Design process

4 Reasons You Might Think You Don’t Need User Research (Spoiler: But You Do)


mins to read

All the startupers want to know why startups succeed, but few people want to know why startups fail. The way to success is not just following the successful, it is more about avoiding failure. 

We all know famous statistics showing that 99% of startups fail. Basically, not failing is already a success: it means that you are in that top 1%. Luckily, there are already studies that explain the reasons behind such a dramatic result.

Forbes made massive research which showed that 9 out of the top 20 reasons why startups fail are related to user needs. People were just developing products that didn’t bring value to the users, didn’t meet their expectations, or didn’t address their problems.

top 20 reasons startups fail

At Eleken, we often do UI/UX design services for startups. The founders are typically in rush and want to get the product on the market or on the investors’ pitch as soon as possible. So at the initial stages of the product development cycle, when the budget is scarce, people try to cut costs. 

One of the first things that gets cut is user research. We’ve heard from our clients many different reasons why they didn’t want to do the research. We’ll share the most common — and give some tips on how to deal with those issues.

1. We have no time

user research meme

Time limits impact development decisions a lot. In the end, if we didn’t have deadlines, who knows how many products would make it to the final stage? That is to say, I totally understand people who opt to skip research to save some time. But there is one thing that they have to understand as well.

Developing a product without user research is like gambling. You have a chance to make something great and succeed, but you also have lots of chances to make something that people won’t buy because they don’t need that thing. And if you remember the statistics from the beginning of the article, you understand that the risk is big.

user research meme

User research helps you find out what users need and what they think of your product — before it is even released. Saving is good, but going wise on saving is more important.

If you do a product without user research, you are gambling your resources, time, and money. The stake is bigger than the time spent on research.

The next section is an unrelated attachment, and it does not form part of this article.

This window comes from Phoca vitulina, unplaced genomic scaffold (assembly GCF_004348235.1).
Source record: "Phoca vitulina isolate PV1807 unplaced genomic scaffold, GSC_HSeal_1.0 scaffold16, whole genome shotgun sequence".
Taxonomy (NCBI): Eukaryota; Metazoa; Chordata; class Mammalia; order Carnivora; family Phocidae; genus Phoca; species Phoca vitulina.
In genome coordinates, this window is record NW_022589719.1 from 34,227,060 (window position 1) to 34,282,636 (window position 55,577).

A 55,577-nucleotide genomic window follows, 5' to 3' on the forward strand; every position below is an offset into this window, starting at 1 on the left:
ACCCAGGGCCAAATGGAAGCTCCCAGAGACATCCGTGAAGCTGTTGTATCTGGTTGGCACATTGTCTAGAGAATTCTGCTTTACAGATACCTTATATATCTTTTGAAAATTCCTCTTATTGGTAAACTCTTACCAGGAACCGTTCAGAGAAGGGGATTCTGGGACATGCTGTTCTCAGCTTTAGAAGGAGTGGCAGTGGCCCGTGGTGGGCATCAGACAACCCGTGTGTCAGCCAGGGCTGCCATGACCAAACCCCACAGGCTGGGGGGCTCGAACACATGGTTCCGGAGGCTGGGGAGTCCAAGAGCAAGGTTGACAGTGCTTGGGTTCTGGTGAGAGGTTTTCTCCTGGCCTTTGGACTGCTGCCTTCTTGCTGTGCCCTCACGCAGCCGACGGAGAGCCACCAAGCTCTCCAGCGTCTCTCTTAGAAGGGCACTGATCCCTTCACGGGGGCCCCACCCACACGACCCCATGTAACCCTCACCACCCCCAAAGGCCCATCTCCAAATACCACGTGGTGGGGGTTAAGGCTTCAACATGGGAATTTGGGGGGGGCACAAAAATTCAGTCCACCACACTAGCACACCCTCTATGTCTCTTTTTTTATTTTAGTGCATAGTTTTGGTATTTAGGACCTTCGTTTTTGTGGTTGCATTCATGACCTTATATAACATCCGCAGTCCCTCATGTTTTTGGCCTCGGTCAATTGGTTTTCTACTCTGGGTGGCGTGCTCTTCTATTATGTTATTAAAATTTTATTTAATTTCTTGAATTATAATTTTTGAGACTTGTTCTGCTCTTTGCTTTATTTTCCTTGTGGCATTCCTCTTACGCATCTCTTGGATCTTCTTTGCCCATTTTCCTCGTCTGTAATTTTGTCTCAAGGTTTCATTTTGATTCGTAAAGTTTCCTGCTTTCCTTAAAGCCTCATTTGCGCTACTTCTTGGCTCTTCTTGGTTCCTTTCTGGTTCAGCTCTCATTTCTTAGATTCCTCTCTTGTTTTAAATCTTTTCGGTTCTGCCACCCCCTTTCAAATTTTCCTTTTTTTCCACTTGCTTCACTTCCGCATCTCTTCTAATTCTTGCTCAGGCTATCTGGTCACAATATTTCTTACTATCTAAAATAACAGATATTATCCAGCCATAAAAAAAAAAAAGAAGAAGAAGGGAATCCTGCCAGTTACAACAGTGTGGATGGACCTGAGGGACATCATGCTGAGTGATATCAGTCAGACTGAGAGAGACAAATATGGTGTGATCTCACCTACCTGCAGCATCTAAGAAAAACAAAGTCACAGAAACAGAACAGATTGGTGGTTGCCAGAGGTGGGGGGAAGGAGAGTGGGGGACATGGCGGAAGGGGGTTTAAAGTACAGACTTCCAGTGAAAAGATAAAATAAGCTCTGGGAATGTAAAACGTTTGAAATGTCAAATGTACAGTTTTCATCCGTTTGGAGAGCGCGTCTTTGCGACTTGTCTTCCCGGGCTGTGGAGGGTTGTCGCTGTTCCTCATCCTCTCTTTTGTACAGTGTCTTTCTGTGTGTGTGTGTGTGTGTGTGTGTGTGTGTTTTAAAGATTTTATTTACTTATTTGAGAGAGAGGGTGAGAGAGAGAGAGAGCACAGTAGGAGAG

So, how much time does the research take?

People who have never done research may imagine it as a serious science-like venture that involves people in white lab coats doing experiments in sterile rooms. Maybe some UX researchers would like it to be that way even. But what some people don’t know is that UX research process can be simplified and still bring results — with minimum time and money spent.

User interview  is one of the easiest user research methods. At the same time, it is one of the most efficient. Studies show that as by conducting 3 to 5 interviews you already get most of the insights. 

user interview timeline

Five 30-minutes interviews would take no more than three hours of your working time. Add some more time to recruit the interviewees and analyze the results, and there you go — you can schedule and conduct interviews in less than two weeks and the actual working time is much less. UX research activities don’t have to take the majority of the design team’s time.

Michele Ronsen, UX instructor, says that you can say that there is no time for research only in “really extreme situations, like one or two-day turnarounds”. According to her, recruiting a person for user research takes no more than three hours. We believe that recruiting the minimum amount of interviewees can be done in 4 to 6 hours.

People who say that they have no time for research often just lack experience. Not every product owner knows how to do UX research and how to do it fast and efficiently.

2. We have no spare budget for user research